I kept my attention focused on the wretch in the chair, tuning my attention. “Indeed I did, soldier. At ease.”

Yellow Man cackled, the sound of a great grandfather delighted at some private joke only he could understand. His fingers kept moving over the lap glass, nonstop. “At eeze it is, sir. At ease it is.” My language talent was working; his atrocious accent was, to me, disappearing.

“Not many left.”

I was fishing for information. With nothing but a bare hook, not knowing what sort of bait I needed. Luckily, he’d been alone too long to notice that. Acting on instinct, I pulled the broken-necked Robobird from my pocket and placed it on the glass. Yellow’s hands found the tiny corpse immediately. Stilled for a moment. Moved with infinite tenderness, tracing over the composite exterior, brushing the tiny head, closing the eyes. I hadn’t realized the thing even had eyelids. “Ah, Frankie. They did for ye, now, didn’t they?”

“Frankie?”

He didn’t hear me. The fellow was in his own world. Tears ran down his wrinkled cheeks, coursing from blind eyes to trembling yet clean shaven chin. Agony there, the horror of losing a beloved pet or close friend. Or both. I decided not to draw his attention to the other five busted birds but had to ask, “Frankie?”

This time he responded. “You never could tell ’em apart, Colonel. You never could.” There was no bitterness in his tone. Only sorrow.

“Aye, and that’s my failing. More so since I nearly didn’t make it back this time. Took a terrible blow to the head, soldier. Terrible blow. Can’t remember much. Need you to tell me. Bring my memory back. Tell me what we’re doing here. All of it, soldier, from the beginning. It’s lucky it was I remembered you, and this wee bird, but only vaguely. Only enough to wend my way through the jungle for I don’t know how long. Yet here I am. Teach me, old friend. Teach me.”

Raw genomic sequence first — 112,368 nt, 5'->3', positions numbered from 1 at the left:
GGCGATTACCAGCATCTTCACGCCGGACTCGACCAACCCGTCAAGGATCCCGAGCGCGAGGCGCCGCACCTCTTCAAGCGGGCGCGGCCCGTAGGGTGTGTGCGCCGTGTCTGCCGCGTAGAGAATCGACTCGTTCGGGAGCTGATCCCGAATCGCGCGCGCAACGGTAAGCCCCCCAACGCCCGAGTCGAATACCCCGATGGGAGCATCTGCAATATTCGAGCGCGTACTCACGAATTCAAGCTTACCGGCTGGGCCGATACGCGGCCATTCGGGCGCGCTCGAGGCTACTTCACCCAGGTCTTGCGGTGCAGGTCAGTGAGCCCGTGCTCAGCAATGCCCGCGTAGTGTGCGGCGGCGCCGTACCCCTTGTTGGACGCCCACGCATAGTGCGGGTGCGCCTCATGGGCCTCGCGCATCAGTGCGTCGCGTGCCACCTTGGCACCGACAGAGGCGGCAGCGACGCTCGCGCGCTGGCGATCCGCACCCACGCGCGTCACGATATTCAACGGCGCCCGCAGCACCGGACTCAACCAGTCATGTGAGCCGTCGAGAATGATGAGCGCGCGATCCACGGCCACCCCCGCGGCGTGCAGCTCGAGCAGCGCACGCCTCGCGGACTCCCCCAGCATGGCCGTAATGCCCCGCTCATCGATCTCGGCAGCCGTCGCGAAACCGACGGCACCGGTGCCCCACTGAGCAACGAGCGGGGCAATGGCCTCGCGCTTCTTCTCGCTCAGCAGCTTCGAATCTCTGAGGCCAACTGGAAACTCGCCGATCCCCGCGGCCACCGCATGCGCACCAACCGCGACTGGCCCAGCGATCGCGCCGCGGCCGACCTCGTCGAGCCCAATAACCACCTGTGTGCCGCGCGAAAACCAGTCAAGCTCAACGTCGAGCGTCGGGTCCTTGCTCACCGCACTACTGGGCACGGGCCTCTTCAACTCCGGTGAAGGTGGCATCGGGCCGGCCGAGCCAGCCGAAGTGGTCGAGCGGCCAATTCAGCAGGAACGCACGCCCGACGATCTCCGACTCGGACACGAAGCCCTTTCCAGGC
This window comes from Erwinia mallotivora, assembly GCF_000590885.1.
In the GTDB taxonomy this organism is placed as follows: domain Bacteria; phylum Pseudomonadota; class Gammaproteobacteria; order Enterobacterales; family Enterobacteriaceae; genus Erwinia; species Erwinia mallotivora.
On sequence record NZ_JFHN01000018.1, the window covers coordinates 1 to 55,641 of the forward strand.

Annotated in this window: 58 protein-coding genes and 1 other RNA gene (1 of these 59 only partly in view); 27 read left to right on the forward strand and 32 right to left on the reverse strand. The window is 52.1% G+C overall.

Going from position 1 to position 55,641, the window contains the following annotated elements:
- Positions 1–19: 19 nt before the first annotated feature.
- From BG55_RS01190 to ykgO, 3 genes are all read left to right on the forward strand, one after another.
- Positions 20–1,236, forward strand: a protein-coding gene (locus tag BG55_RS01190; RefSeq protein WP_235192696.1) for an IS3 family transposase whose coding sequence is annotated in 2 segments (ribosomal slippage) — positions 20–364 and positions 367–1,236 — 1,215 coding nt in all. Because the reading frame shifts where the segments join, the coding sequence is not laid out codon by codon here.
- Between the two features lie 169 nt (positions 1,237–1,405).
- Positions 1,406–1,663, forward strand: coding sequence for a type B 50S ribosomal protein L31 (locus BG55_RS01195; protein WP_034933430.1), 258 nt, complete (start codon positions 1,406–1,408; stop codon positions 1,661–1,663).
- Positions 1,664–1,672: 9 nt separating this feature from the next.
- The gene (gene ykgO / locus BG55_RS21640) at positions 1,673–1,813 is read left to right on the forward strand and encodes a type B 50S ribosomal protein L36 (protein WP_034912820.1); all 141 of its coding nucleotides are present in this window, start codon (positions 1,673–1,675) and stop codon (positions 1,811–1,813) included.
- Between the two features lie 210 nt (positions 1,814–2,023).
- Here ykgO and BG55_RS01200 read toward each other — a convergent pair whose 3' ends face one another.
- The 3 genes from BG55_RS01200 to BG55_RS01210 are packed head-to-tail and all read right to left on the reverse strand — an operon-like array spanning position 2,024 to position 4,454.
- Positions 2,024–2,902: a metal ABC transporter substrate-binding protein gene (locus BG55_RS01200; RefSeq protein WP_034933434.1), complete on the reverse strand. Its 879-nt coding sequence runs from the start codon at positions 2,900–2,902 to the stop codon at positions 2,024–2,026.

Chang knew me well enough. He’d seen me do this sort of work before. The sergeant was another matter. His mouth hung open in astonishment. Not that I noticed.
Chang told me later with much amusement. In the meantime, I’d made the connection. It was like I’d lit Yellow Man up from inside. He cradled the tiny, needle nosed attacker to his scrawny chest and began talking.

“Amnesia, is it then? Aye, and I’ll be ye’ve been searching a long time, trying to get back home. Well then, from the beginning, you said? From the beginning.

“In the End was the Beginning. Mankind was falling fast, the Great Extinction Event some said, yet the PPA, that’s the President’s Private Army, had its orders. The last President of the United States of America, free nation, free planet Earth, signed his last Executive Order. A hater of humanity, this man was, this President Bascom, and who could blame him? Yet a lover of all things animal, the birds and beasts of the fields. Gather all the Experiments from border to border, coast to coast, even from disfigured Alaska, none from drowned Hawaii, bring them all together in the greatest Zoo ever created. Plant Experiments, too, fungi to fern, grass to gymnosperm. The Last Greatest Zoo was to be the 26th century’s Ark, a creation to beggar Noah.

“By this same Executive Order was the Fringe designated for federal use only. The great lava flows of the Yellowstone Caldera were already cooling and would serve as both barrier and border to the east. Newly formed Upheaval Rivers would, so said the Order, serve as a sort of rough C shape sealing the other three sides. Bascom’s Science Advisors convinced him and the final federal department was created, the Department of Life Preservation. You were promoted to full colonel and given charge of enforcing this Order. I, oh brilliant Believer that I was then, oh grasper of Hope, one of the great scientific minds of the century, fit for comparison with even such as William Johnson Schenk himself, I was given charge of the Scientific Arm, commanded to provide you with the tools you needed.”

This wretch was–or had been–a top scientist? I shuddered to think. He went on, his rant a ceaseless breaking of waves upon the shore.

“Oh, the arrogance of youth! I decided the way to keep the Experiments safe within the borders of the Zoo would be to inculcate them with an overpowering fear of running water. Yes! If they could not step over it, they would recoil from it. Yet there were thousands upon thousands of Experiments, each with its own unique DNA, its own take on life if you will. I had neither the manpower nor the desire to redesign each and every species. How am I doing so far?”

His sudden question caught me off guard. “Uh…some of this is starting to sound familiar. Do go on.”